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MSHA News Release: [02/13/2006]
Contact: Dirk Fillpot
Phone Number: (202) 693-9406
Release Number: 06-275-NAT


MSHA Continues Pursuit of Improved Communications Technology for Miners
Symposium on Wireless Technology in Virginia Latest Stop


WASHINGTON - Representatives from the U.S. Department of Labor's Mine Safety and Health Administration (MSHA) participated today in a symposium on wireless communications devices. Existing technology was demonstrated and evaluated at the symposium, held in the Commonwealth of Virginia.

"MSHA is pursuing promising wireless technologies to help ensure safe working environments for miners and improve rescue teams' abilities to locate them should an accident occur," said David G. Dye, acting assistant secretary of labor for mine safety and health. "MSHA is dedicated to conducting a thorough evaluation of existing technologies and pursuing promising technological advances to ensure that every step is taken to improve mine safety."

MSHA personnel at the wireless technology symposium in Virginia discussed a variety of portable communications devices the agency currently allows to be used in coal mines. Telephones and signaling devices must be permissible or intrinsically safe and contain a backup power supply in order to be approved by MSHA for use in coal mines.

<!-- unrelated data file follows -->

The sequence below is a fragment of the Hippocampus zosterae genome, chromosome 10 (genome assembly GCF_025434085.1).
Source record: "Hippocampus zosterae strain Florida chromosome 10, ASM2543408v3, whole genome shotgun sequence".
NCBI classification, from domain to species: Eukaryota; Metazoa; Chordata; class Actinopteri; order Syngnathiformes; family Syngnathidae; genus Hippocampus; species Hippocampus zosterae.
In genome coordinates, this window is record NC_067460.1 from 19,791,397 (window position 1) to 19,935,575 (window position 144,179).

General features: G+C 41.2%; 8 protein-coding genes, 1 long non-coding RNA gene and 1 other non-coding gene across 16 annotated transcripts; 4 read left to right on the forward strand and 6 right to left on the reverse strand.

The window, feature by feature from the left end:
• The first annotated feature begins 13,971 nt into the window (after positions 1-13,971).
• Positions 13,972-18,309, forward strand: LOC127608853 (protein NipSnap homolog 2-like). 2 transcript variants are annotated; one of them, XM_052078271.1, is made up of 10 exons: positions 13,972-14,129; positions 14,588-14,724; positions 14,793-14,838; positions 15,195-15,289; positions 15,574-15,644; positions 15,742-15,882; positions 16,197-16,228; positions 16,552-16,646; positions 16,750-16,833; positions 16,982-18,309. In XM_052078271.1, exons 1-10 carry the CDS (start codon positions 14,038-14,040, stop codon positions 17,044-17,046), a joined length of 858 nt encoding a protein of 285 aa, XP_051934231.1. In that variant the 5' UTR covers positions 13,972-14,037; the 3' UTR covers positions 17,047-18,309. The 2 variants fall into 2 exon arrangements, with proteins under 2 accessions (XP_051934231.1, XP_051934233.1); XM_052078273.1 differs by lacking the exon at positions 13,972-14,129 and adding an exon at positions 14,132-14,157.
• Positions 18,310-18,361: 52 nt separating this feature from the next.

Earlier this month, MSHA announced that it is evaluating a personal emergency device (PED) and a locator device for underground mines. MSHA has approved the use of the PED in underground coal mines, but the devices only allow for one-way communication. MSHA is currently surveying underground mines around the U.S. that use the PED to determine its effectiveness and discuss safety and operational issues that have arisen in different mine environments. The agency also has been working with partner organizations to develop wireless technology that would permit two-way communication.

MSHA is sending technical experts to Australia this month to evaluate the effectiveness of the PED and tracker devices in operation at underground mines in that country. MSHA's technical experts will evaluate the tracker device in the only underground coal mine where such a system is currently in operation.

For more information about existing technologies MSHA is evaluating, as well as promising technologies MSHA is considering, visit http://www.msha.gov/techsupp/commoandtracking.asp#existing.

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